The perils of misinformation in pandemic

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As information continues to emerge pertaining to the COVID-19 pandemic, the need for the critical assessment of unverified information becomes increasingly important.

The world in the present day is a strange and surreal place following the wake of the ongoing novel coronavirus pandemic; as general anxiety tightens its grip around a struggling economy, millions of furloughed workers as well as families all across the nation have been thrust into times of financial uncertainty and emotional distress with no foreseeable end in sight. With daily televised briefings from the president and government officials as well as an abundance of COVID-19 coverage in the news and on the internet, it seems a difficult task to find reprieve from the onslaught of new information available.

As a result of this information overload and coupled with the dissemination of terminology such as fake news, some individuals have begun to search for alternative sources of information despite warnings from authority figures representative of local and state governments and qualified sources from the World Health Organization, (WHO) the Centers for Disease Control and Prevention (CDC) and the National Institutes of Health (NIH).

In an article by Judson Brewer for Harvard Business Review, Brewer elaborates on the damage done by the spread of misinformation stating,

“While many people on social media have good intentions and intend to share useful information about Coronavirus with the masses, as they report supply shortages and speculate on how bad things might get, they may be inadvertently doing the opposite. Constantly scrolling through the latest news on your phone or desktop is like walking by people who are sneezing fear. The more you read, the more you are likely to take on their worry and spread it. The problem is that these emotions keep us from being able to think straight, and when overdone, they no longer protect us from dangers. Rather, they become the danger.”

Ostensibly, many individuals choose to discredit research and authority in the aegis of a self-important sense of preservation tinged with underlying hints of arrogance. This mentality of distrust and misunderstanding that permeates the modern internet age appears to be an underlying symptomatic condition that both empowers the individual to make choices and yet wildly increases vulnerability at the expense of others as is evident in the bewildering pace at which unverified and poorly sourced information is spread and subsequently relied on as factual.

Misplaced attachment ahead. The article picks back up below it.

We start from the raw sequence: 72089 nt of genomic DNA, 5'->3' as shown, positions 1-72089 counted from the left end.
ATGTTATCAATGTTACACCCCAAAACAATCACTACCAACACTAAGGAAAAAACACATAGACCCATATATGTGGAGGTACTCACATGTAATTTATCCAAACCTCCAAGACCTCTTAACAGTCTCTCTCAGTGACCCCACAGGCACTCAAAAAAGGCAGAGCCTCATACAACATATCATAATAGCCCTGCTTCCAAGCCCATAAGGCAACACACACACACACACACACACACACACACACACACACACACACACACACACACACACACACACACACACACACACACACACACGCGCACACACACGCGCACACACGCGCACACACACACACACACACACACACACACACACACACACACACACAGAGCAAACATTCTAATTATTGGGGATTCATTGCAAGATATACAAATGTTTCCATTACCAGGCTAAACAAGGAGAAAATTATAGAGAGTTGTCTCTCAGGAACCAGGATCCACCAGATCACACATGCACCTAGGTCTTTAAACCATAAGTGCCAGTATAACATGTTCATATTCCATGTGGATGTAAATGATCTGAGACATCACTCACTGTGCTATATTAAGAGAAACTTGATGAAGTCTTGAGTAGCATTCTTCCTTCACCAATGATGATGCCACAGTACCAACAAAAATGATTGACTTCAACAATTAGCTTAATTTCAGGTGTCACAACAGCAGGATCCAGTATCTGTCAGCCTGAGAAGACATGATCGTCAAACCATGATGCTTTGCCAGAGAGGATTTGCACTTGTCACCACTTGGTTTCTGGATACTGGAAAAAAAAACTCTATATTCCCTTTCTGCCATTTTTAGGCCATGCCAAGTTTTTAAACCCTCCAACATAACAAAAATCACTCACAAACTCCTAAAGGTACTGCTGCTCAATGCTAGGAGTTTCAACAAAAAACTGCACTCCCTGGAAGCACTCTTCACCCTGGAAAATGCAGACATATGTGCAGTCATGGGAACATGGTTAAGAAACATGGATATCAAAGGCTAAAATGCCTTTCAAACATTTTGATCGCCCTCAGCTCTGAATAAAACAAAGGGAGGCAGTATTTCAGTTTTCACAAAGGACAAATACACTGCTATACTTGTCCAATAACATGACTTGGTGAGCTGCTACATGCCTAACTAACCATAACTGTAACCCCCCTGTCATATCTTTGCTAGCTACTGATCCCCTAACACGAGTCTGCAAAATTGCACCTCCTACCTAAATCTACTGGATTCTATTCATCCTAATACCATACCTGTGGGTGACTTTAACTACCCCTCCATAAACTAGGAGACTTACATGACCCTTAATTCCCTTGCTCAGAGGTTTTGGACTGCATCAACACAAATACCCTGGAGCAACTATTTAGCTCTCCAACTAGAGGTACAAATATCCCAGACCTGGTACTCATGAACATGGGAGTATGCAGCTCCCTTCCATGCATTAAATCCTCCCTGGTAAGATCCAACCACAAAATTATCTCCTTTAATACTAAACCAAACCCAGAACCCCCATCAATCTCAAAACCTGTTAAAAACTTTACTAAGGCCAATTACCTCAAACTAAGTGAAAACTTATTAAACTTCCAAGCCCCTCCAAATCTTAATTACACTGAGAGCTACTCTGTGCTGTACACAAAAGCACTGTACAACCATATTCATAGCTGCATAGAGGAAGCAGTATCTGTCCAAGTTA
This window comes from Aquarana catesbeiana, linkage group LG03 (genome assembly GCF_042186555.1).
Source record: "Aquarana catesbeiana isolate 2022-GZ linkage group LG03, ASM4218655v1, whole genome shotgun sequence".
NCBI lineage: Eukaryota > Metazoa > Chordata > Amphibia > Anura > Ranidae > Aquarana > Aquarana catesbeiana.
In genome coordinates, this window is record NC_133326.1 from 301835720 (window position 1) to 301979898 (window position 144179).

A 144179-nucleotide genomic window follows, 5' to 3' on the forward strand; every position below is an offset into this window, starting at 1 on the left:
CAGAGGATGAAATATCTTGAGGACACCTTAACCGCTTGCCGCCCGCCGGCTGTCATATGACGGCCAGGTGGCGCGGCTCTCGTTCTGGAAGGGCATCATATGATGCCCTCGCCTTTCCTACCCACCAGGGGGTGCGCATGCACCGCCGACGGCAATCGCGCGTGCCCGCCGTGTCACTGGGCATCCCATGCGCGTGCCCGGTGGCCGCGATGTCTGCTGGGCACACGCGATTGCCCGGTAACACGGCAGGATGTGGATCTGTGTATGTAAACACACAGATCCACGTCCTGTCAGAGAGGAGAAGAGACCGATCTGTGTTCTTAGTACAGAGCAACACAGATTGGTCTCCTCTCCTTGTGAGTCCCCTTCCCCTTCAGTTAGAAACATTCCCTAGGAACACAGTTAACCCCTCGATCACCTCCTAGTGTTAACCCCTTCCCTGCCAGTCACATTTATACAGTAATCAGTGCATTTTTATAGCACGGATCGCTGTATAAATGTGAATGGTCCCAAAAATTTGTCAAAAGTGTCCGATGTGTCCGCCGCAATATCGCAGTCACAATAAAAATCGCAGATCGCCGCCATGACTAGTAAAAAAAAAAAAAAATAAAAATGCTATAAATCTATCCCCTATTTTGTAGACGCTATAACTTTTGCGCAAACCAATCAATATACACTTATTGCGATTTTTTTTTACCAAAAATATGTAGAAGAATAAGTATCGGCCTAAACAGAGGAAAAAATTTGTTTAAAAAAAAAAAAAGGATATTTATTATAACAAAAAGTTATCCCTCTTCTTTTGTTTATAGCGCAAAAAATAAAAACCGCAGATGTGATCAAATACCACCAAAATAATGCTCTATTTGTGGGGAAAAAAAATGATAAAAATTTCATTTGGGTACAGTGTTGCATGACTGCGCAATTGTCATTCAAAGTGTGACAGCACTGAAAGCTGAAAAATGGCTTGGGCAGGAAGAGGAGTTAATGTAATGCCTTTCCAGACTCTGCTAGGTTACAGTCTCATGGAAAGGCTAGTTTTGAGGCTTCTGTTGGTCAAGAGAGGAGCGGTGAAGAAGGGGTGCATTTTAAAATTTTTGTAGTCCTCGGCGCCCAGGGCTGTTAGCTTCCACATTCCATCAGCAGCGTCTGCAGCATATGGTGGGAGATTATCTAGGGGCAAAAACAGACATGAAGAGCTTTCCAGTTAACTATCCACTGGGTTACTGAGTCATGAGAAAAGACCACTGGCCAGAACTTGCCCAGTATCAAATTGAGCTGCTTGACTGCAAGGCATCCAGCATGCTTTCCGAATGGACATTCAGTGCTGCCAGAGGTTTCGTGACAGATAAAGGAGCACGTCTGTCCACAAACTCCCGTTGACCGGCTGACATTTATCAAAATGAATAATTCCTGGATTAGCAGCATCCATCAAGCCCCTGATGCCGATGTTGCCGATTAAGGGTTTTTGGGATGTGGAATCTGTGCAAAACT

An example of COVID-19 misinformation. (Screenshot)

“People are very lenient with the information they receive and that’s a major problem,” says Brandee Tamika Flores, a healthcare provider at Barstow Community Hospital. “There’s a distinct lack of consideration for the ones that would be most affected by the virus and that combined with the misinformation that’s going around is just a recipe for disaster. People panic and when people panic, mistakes are made.”

It is imperative that individuals exercise extreme caution when vetting questionable information that they receive regarding safe practices during times of pandemic. Given the gravity of the pandemic and the demonstrable ease at which it has proven to disrupt societal norms, the cause for concern is plainly evident.

5G Coronavirus Conspiracy “proof” (Screenshot)

In a widely circulated post on Instagram, directions on how to execute a thorough cleanse of the coronavirus pathogen through the process of gargling all manner of questionable liquids such as bleach, hand sanitizer and pickle juice has been shared throughout the platform. Whispers of COVID-19 conspiracy theories pertaining to QAnon, 5G radiation and holistic coronavirus cures as proposed by anti-vaxxers are both plentiful and common.

Elsewhere on TikTok, arbitrary claims of teenagers becoming infected with the virus are commonplace and are pursued for the purpose of obtaining a fleeting sense of recognition among the users of the platform. Similarly, hashtags such as #filmyourhospitalchallenge and #coronaviruschallenge show teenagers partaking in highly-questionable activities for a shot at becoming an internet celebrity.

A purported COVID-19 cure sold through Facebook marketplace. (Screenshot)

Even Facebook, the world’s most popular social media platform is being subjected to an incomprehensible amount of posts pertaining to fake coronavirus cures, rumors of government lock-down, the implementation of martial law and an extremely dangerous home sanitation recipe that guarantees the elimination of the coronavirus pathogen and calls for mixing copious amounts of ammonia and bleach.

While these posts and videos are clearly malicious in nature, the abundance of exposure that the posts receive serve only as a prime example of the necessity for the general public to be wary when dealing with any information that comes from an unverified source. By exercising a policy of caution with incoming information from illegitimate sources, refusing to share dubious information and maintaining a degree of sensibility we may collectively just see through to the other side.